E-Source Says

Women Empowered By Business

photo of four people drinking coffee with blue Women Empowered by Business logo

The Entrepreneur’s Source® celebrates International Women’s Day as an advocate for women in the workplace, particularly as they pursue self-sufficiency, financial freedom and business ownership.

History of #WEBB

The Entrepreneur’s Source® established itself as a resource more than 20 years ago and founded Women Empowered by Business™ with Lori Tyll and Judy Stoleson to help female business owners. WEBB is designed to promote successful self-sufficiency among women by providing opportunities and resources designed to educate, empower and enlighten women as they embrace the challenges of business ownership.  TES Visionary Founder Terry Powell has worked with Judy and Tyll for 20+ years and mentored them as they established WEBB.

While women have come a long way since the first International Women’s Day in 1911, only 47 percent of women participate in the workforce, compared with 74 percent of men, according to a 2020 report by the United Nations. Women also spend an additional two and a half hours on unpaid domestic work and childcare each day, compared with men.

“Women have so many different responsibilities that they find it hard to put themselves first,” said Wendy Dalpez, a Career Ownership Coach™ with The Entrepreneur’s Source® in East Wenatchee, Washington. “I help women get past the fear of creating a future they deserve and allow them to pursue the possibilities available to them.”


Future of #Entrepreneurship

One way women are achieving gender parity is through business ownership. There are more than 12.9 million female-owned businesses in the United States, according to “The 2019 State of Women-Owned Business Report,” commissioned by American Express. The number of female-owned businesses increased by 21 percent over the past five years. Nearly 30 percent of all small-business owners and franchisees are women, up from 27 percent in 2020, a survey by Guidant Financial of 2,400 small business and franchise owners nationwide revealed.


Franchising can be an exciting option for female entrepreneurs searching for flexibility and financial freedom. Opting for franchising allows them to operate a proven business model with a network of support and training. Two of the major challenges female small-business owners face are marketing and access to capital, Guidant Financial reported. Franchisees pool marketing resources to generate results, and most franchisors can recommend financing options.

“Franchising allows women to be in business for themselves, but not by themselves,” Dalpez said. “I think women go as far as they can in their careers and face a future with no upward mobility. Entrepreneurship allows them to push through that barrier and reap great financial rewards.”


Coaches Guide Women to #DiscoverPossibilities

A Career Ownership Coach™ serves as a guide to help women and men discover their personal Income, Lifestyle, Wealth and Equity™ assessment at no cost. Coaches help you stay focused on your vision to help you achieve your potential as you navigate a potential career change or cope with a job loss. “We are coaches, not sales people. The only thing we care about is what’s best for our clients,” said Anna Schulman Brambilla, a Career Ownership Coach™ in San Jose, California.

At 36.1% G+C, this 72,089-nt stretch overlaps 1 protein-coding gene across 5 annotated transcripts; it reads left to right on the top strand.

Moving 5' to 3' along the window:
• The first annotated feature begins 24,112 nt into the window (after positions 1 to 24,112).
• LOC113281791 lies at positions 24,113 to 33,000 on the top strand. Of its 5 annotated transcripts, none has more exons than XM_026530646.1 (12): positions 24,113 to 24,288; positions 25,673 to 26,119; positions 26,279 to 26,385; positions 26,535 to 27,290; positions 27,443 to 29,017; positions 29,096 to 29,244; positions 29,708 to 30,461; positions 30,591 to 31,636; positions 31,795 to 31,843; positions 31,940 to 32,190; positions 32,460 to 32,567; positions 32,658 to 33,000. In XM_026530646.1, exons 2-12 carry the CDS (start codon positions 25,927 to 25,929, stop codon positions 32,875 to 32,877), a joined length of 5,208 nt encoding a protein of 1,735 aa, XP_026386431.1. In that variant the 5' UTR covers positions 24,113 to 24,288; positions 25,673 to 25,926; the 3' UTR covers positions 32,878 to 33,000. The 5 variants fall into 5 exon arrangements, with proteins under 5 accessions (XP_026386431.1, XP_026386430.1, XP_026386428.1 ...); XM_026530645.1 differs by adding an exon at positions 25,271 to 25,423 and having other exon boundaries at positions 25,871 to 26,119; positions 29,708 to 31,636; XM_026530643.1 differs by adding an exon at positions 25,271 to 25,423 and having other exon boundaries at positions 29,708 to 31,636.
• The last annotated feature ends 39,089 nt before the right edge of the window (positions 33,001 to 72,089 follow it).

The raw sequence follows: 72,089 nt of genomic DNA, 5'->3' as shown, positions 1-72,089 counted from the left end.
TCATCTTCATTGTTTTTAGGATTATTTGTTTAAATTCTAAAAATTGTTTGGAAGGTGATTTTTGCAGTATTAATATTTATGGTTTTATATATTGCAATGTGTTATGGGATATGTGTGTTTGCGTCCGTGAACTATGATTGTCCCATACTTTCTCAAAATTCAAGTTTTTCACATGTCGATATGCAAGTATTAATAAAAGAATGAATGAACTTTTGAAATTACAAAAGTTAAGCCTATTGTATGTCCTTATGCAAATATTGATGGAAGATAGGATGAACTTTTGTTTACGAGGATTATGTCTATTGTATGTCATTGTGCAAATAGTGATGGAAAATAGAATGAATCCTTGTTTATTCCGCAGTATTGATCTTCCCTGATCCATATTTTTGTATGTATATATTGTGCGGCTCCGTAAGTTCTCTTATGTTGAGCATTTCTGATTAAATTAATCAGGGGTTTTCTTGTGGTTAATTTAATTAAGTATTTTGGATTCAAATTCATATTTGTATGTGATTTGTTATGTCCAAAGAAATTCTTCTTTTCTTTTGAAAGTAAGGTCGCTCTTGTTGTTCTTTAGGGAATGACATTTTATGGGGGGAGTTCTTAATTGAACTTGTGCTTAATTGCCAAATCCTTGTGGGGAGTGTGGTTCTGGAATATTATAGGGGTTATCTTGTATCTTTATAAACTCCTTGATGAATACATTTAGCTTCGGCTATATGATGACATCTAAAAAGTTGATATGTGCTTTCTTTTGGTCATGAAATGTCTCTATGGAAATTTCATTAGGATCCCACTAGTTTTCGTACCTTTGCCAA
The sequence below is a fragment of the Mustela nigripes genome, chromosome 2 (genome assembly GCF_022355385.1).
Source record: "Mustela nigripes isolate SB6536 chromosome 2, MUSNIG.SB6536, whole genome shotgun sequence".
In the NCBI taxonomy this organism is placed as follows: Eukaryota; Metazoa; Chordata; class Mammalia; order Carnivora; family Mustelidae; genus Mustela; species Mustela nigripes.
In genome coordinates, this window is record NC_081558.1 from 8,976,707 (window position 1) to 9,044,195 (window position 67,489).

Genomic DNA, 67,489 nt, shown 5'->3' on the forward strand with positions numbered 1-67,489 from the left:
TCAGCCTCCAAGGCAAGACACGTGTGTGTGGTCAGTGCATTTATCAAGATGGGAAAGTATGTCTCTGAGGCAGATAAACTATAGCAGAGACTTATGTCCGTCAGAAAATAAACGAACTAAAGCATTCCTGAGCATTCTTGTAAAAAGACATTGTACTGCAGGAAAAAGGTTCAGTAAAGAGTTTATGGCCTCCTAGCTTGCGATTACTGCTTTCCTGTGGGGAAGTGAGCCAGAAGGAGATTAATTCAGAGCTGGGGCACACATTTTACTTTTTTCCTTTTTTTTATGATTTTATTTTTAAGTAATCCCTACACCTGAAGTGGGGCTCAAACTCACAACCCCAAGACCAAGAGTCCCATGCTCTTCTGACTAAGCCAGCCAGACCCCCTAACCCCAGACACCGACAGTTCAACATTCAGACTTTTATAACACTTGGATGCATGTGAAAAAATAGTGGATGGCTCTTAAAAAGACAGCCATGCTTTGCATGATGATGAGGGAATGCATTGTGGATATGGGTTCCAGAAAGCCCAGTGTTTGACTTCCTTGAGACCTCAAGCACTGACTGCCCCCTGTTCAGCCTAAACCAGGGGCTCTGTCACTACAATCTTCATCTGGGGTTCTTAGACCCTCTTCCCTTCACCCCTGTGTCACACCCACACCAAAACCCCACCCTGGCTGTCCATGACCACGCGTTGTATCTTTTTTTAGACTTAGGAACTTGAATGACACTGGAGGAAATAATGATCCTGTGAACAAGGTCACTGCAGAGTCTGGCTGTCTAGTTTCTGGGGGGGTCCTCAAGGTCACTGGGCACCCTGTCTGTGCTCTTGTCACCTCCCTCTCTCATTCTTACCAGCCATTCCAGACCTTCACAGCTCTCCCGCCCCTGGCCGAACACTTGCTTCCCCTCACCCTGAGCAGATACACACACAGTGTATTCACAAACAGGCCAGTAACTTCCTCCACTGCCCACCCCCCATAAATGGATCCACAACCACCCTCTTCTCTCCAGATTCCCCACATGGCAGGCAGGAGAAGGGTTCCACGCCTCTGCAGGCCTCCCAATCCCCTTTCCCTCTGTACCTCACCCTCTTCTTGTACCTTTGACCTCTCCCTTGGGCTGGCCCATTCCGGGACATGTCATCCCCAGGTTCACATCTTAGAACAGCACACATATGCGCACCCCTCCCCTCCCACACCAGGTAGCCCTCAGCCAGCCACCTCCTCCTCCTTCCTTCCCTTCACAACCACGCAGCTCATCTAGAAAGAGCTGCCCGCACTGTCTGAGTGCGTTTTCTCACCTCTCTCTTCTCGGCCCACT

Pandemic Highlights Gender Disparities

Current events are posing new challenges to women as they grapple with full-time childcare and full-time careers. Women have disproportionately given up their jobs during the pandemic to be at home with their children. Nearly 2.2 million women left the workforce from February to October, according to the National Women’s Law Center.

“This is a perfect time for these women to consider business ownership instead of someday returning to the workforce. There are so many opportunities for them to find the balance they want between work and children and to really grow a business and legacy of their own,” Dalpez said.



International Women’s Day is held annually across the globe on March 8 to celebrate the social, economic, cultural and political achievements of women. The first International Women’s Day was held in 1911 when more than one million women in Austria, Denmark, Germany and Switzerland participated in rallies promoting women’s rights, including the right to vote, work, run for office and end discrimination. To celebrate the event’s 100th anniversary in 2011, President Barack Obama declared March as Women’s History Month in the United States. Today, people mark International Women’s Day by recognizing female achievement, drawing awareness to inequality, lobbying and raising money for charities helping women.

The Entrepreneur’s Source® encourages people to share stories/picture on social media using #WEBB #IWD2021 to raise awareness for Women Empowered By Business™. Discover your career vision with the help of a coach at The Entrepreneur’s Source® or check out our guidebook, “Your Career 2.0®: A Survival Guide for The Battered Career and Investor Syndrome®.

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